Judgment backs flight delay ruling
Some UK airlines could face huge compensation bills from passengers following a European court ruling on flight delays.
A number of airlines, including British Airways and easyJet, had challenged a 2009 ruling that passengers on flights to and from Europe should be compensated if they are delayed for more than three hours.
However, the European Court of Justice (ECJ) in Luxembourg confirmed the 2009 ruling after the airlines had challenged the UK's Civil Aviation Authority (CAA) over the matter.
There will still be exceptional circumstances where compensation will not have to be paid, such as industrial action and extreme weather. But there are a number of compensation cases that have been put on hold since 2009 for which carriers might now have to pay out.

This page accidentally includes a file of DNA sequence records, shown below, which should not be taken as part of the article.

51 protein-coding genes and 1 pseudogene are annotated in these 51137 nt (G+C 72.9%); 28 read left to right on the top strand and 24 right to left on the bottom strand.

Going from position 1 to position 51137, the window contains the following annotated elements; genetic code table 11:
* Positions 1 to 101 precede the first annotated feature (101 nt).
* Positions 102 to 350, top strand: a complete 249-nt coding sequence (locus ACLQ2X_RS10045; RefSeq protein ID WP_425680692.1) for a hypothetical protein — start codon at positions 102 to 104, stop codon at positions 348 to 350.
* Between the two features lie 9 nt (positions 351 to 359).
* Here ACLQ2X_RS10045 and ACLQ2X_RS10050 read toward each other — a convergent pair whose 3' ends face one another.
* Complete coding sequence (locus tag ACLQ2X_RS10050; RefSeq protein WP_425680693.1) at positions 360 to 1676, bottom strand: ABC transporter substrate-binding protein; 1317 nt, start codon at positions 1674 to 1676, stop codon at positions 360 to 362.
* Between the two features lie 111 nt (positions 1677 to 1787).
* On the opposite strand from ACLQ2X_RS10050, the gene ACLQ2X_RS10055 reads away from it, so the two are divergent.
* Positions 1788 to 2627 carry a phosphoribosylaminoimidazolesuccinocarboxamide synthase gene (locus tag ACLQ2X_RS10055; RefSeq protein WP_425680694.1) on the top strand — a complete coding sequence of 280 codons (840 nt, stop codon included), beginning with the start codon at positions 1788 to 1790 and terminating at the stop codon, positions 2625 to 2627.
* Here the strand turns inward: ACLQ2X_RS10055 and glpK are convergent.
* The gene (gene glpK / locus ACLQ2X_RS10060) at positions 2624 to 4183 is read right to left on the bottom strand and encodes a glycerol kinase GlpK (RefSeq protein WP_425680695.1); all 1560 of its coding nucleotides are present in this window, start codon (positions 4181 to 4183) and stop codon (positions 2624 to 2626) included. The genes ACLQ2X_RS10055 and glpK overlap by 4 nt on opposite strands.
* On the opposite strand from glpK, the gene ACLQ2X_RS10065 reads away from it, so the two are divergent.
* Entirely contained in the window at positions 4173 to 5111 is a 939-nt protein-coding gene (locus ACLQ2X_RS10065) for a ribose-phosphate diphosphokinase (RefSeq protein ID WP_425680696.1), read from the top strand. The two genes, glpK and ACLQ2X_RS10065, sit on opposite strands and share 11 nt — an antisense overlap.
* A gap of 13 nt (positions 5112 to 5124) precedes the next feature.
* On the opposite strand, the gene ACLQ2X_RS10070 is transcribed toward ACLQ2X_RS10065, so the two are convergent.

The judgment was welcomed by the CAA, which said the situation was now clearer for passengers.
CAA regulatory policy director Iain Osborne said: "Every year around 200 million passengers travel on two million flights to and from the UK, with the vast majority experiencing no problems. However, when something does go wrong, there are regulations in place to protect travellers and the CAA is ready to ensure companies abide by them.
"The judgment from the Court of Justice of the European Union offers much-needed clarity for passengers, the airline industry and the CAA about when compensation must be paid following delays."
A British Airways spokesman said: "We are aware of the ruling and will continue to comply with the regulations."
Travel company Tui, which was involved in the legal challenge, said: "We note today's ruling by the ECJ.
"We are committed to treating our customers fairly and will continue to work with the European institutions to ensure that the underlying legislation is revised such that it strikes the right balance for passengers and airlines."